With stunning scenery, quaint towns, and fabulous winter snow, New England does have it all. This is why skiers love to come to New England as it provides excellent skiing opportunities as well as the chance to explore these beautiful towns. So, if you’re planning a skiing trip then it’s a good idea to know which are the best ski towns in New England!
1. Killington, Vermont
Located in the stunning Green Mountains, Killington is a thriving ski town just a stone’s throw from two ski resorts — Killington and Pico. Killington resort is the largest ski resort in New England and is known for offering high-quality skiing for the whole family. It is set in 1,526 skiable acres and boasts 155 runs and an immense 3,050-foot vertical drop. There are also 22 ski lifts, six terrain parks, and a tubing hill with ten lanes.
Although Killington town was founded back in 1761 it is a modern ski town with plenty of amenities. There are numerous lodges for you to choose from to recuperate after a long day out on the slopes as well as a charming new village — Six Peaks Killington — which offers ski-in/ski-out accommodation. Plus, there’s a wide range of restaurants — including The Garlic which is a highly-rated Italian restaurant, and the Wobbly Barn steakhouse. There’s plenty of nightlife too, particularly in the Pickel Barrel which hosts live music most nights.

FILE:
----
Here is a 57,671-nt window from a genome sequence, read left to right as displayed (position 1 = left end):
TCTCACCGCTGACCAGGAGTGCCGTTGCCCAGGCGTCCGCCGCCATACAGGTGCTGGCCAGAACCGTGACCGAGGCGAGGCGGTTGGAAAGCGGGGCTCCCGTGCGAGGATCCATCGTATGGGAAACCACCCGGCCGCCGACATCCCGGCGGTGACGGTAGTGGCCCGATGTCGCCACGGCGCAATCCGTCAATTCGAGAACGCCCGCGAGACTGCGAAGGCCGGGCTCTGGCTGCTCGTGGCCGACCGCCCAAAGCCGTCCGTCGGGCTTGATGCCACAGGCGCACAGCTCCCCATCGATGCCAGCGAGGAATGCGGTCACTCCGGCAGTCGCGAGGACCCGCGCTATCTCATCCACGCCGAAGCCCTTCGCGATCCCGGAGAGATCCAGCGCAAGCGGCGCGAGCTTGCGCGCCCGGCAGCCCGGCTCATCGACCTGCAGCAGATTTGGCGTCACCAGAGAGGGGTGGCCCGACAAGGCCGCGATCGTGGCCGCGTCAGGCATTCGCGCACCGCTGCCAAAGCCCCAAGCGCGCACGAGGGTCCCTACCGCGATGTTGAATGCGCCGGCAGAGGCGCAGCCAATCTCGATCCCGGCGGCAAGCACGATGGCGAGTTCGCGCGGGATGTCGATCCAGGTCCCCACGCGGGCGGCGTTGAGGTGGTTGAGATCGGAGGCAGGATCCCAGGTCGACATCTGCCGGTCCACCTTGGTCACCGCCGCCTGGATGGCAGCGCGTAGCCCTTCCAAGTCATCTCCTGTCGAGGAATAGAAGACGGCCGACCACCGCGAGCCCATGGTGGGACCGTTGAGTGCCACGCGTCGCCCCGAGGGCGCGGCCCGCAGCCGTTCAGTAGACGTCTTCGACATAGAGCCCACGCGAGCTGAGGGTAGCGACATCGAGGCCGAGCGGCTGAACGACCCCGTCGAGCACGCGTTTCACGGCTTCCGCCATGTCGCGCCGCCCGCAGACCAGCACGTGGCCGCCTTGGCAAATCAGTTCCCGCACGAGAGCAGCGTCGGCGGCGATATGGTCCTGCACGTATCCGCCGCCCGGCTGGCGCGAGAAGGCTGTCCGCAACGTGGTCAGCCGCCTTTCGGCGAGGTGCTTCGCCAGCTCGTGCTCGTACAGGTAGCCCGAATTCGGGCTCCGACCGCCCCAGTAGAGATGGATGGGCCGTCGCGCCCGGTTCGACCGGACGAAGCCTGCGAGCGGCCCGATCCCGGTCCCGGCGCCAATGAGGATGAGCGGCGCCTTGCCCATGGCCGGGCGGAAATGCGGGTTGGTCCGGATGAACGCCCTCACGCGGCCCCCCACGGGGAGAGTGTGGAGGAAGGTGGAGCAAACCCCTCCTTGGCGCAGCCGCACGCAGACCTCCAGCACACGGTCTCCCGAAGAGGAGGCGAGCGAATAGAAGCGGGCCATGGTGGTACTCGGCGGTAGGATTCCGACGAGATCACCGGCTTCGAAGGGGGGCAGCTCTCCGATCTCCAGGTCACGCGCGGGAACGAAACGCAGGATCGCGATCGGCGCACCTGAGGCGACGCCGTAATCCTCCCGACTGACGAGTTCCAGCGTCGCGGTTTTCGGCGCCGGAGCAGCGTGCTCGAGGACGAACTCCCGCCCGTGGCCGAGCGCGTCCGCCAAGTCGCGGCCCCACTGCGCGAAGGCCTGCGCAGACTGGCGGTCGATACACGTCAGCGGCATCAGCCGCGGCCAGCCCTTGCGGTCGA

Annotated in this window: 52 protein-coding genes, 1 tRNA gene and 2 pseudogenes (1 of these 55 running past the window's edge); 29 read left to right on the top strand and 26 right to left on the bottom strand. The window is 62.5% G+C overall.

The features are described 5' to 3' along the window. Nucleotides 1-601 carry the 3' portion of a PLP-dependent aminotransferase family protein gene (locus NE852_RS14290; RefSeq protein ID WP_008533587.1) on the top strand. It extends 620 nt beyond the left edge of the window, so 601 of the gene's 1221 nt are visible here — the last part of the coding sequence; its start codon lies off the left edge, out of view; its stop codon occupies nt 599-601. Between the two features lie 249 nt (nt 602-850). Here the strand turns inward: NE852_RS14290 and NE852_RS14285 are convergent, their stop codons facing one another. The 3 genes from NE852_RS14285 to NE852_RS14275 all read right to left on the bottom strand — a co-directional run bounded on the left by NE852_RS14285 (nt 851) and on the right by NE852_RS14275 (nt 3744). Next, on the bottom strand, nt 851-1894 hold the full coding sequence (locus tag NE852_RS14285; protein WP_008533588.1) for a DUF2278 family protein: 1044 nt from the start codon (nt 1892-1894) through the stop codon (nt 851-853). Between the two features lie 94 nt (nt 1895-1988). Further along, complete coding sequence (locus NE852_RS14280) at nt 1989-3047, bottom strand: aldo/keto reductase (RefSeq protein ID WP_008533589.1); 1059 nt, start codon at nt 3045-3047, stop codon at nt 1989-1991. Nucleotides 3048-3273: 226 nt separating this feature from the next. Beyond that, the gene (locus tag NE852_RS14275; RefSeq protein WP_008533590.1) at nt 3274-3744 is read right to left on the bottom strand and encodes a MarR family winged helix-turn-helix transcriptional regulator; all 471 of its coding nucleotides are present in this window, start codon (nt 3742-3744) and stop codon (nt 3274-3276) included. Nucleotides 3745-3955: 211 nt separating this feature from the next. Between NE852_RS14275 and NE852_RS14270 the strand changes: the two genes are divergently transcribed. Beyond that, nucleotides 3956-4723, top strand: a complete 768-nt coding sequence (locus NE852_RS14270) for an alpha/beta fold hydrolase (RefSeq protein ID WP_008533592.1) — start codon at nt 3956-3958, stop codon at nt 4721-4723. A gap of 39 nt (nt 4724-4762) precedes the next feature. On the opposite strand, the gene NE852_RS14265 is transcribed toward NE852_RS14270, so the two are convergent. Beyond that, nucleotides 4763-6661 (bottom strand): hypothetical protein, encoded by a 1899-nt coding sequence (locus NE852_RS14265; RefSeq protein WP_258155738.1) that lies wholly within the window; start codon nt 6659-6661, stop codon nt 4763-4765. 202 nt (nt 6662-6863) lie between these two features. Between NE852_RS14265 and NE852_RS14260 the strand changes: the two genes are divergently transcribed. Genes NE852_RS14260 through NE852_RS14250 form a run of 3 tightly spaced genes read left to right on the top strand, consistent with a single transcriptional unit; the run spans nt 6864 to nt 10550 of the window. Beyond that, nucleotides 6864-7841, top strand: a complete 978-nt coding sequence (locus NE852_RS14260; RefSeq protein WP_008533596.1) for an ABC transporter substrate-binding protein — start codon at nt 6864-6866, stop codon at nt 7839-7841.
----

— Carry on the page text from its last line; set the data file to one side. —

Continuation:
Killington isn’t just famous for its skiing, though, as there’s plenty to do in the summer months too. There’s a golf course as well as miles of trails for both hiking and mountain biking.
2. North Conway, New Hampshire
One of the most charming ski towns in New England is undoubtedly North Conway which is tucked away in the Mt. Washington Valley. North Conway is a popular skiing destination, with Cranmore Mountain ski resort base camp situated almost within the town itself. Cranmore has 57 runs and offers night skiing, three terrain parks, and a ten-lane snow tubing park. There are also skiing and snowboarding lessons for all ages and abilities.
Even if you’re not skiing there’s plenty to do in North Conway. There are numerous shops, including an outlet village, and local antique and hand-craft shops. There’s also a historic scenic railroad where you can take a railway ride around the local area and the Kancamagus scenic highway. This is a 34-mile road with trails for hiking and driving where you can experience local wildlife and breathtaking views.
Back in the town, there are plenty of hotels and lodges for you to stay in as well as restaurants offering both local and world cuisine.
3. Bethel, Maine
With a population of a little over 2,500, Bethel is one of the smallest towns on the list. However, Bethel oozes charm and the heart of the town is undoubtedly the historic Bethel Inn from which there are various outdoor activities offered. Take a sleigh ride around the town or go Nordic skiing, fat biking, or snowshoeing in the surrounding woodlands.
If outdoor excursions aren’t your thing then you can explore the Maine Mineral and Gem Museum or stop for a bite to eat in one of Bethel’s numerous pubs and restaurants.